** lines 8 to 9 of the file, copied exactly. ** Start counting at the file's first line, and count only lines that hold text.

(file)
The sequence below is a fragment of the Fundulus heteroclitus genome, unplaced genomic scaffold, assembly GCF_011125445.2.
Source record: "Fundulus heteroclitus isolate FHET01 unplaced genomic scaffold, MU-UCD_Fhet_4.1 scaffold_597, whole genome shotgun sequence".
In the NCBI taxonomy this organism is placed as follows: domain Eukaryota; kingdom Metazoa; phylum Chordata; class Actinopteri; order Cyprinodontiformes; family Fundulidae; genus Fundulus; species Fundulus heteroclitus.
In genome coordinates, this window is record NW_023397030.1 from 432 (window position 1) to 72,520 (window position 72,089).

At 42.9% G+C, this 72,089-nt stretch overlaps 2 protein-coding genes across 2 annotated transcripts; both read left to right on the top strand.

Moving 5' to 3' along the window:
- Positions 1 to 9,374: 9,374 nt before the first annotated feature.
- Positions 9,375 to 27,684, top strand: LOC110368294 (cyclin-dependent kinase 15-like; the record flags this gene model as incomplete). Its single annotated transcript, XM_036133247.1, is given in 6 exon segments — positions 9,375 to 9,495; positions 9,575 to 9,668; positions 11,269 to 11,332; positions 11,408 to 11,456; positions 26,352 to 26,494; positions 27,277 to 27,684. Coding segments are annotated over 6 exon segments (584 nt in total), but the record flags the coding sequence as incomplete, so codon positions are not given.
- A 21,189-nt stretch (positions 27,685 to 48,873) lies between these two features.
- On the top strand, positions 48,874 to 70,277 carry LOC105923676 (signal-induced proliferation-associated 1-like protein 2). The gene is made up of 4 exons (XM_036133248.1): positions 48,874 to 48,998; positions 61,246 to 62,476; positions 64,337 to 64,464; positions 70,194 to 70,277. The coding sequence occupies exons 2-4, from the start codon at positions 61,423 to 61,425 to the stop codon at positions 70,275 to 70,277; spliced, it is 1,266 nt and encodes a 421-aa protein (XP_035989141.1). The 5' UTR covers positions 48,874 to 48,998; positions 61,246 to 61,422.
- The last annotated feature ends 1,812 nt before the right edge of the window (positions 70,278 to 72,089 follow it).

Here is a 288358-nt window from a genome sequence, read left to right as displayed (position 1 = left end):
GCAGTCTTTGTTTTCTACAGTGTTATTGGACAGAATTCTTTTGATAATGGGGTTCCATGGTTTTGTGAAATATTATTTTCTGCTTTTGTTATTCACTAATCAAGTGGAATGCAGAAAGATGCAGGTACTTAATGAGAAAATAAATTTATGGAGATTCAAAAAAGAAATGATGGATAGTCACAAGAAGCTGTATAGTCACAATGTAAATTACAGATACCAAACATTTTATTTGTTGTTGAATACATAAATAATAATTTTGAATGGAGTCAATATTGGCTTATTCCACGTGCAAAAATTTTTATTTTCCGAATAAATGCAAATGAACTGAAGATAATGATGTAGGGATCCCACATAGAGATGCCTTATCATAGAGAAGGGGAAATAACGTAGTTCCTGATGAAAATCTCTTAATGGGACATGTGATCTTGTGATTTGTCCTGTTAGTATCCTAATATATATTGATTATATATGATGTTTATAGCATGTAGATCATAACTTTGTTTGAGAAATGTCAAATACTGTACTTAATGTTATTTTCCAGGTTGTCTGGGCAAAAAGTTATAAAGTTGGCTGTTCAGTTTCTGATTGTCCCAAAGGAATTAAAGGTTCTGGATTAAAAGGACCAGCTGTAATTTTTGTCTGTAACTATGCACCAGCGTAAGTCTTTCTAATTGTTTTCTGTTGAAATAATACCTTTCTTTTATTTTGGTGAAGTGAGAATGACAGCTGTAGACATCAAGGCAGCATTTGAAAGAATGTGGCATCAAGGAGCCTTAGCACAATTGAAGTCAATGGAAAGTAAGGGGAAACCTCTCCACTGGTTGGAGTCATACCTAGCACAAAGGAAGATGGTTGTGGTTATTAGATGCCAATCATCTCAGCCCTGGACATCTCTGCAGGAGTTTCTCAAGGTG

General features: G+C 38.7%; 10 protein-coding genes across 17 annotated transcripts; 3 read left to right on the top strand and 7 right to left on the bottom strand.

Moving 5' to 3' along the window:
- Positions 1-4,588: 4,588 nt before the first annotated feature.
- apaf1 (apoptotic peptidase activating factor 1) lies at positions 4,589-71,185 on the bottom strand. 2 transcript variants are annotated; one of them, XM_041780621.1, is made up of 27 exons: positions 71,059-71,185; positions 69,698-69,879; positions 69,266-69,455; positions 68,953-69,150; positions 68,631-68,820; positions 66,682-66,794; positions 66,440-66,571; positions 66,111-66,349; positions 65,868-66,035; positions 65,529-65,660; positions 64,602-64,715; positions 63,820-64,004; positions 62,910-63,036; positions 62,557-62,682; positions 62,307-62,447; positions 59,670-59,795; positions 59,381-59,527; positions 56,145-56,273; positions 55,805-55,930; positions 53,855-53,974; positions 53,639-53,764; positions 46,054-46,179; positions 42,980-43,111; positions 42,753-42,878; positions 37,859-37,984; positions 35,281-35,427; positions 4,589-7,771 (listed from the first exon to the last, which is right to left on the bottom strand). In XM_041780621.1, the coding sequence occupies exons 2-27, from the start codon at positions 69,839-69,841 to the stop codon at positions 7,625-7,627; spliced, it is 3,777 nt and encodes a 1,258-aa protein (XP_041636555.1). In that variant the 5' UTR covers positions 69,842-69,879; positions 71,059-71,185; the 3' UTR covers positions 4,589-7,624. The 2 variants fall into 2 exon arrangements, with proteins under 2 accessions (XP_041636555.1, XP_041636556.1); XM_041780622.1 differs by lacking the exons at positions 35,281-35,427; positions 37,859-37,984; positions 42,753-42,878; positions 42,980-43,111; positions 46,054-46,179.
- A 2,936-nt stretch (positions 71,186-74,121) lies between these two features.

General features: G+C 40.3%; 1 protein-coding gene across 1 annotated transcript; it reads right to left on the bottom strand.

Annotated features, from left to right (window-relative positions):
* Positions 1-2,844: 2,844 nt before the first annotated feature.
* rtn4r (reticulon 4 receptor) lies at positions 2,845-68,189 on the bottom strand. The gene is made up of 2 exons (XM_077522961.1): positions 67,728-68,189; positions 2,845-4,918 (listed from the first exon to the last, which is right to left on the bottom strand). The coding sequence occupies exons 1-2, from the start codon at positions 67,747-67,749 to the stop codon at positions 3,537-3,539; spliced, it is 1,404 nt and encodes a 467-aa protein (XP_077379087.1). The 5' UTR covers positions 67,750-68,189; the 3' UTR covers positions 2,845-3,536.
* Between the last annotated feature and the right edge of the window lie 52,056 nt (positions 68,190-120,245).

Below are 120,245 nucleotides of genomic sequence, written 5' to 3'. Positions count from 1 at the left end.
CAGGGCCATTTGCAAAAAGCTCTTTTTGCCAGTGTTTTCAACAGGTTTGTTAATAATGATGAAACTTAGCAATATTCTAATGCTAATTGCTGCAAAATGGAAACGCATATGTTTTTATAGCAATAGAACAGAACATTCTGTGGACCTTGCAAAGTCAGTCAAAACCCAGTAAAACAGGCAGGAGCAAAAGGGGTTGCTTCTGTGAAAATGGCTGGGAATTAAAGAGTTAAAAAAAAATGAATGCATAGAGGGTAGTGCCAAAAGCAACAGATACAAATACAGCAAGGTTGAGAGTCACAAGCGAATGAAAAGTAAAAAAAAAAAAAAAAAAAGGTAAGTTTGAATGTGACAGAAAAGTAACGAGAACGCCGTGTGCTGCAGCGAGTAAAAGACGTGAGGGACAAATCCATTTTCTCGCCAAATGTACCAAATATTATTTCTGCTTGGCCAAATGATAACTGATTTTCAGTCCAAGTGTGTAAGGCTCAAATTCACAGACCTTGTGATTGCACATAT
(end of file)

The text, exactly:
- Positions 9,375 to 27,684, top strand: LOC110368294 (cyclin-dependent kinase 15-like; the record flags this gene model as incomplete). Its single annotated transcript, XM_036133247.1, is given in 6 exon segments — positions 9,375 to 9,495; positions 9,575 to 9,668; positions 11,269 to 11,332; positions 11,408 to 11,456; positions 26,352 to 26,494; positions 27,277 to 27,684. Coding segments are annotated over 6 exon segments (584 nt in total), but the record flags the coding sequence as incomplete, so codon positions are not given.
- A 21,189-nt stretch (positions 27,685 to 48,873) lies between these two features.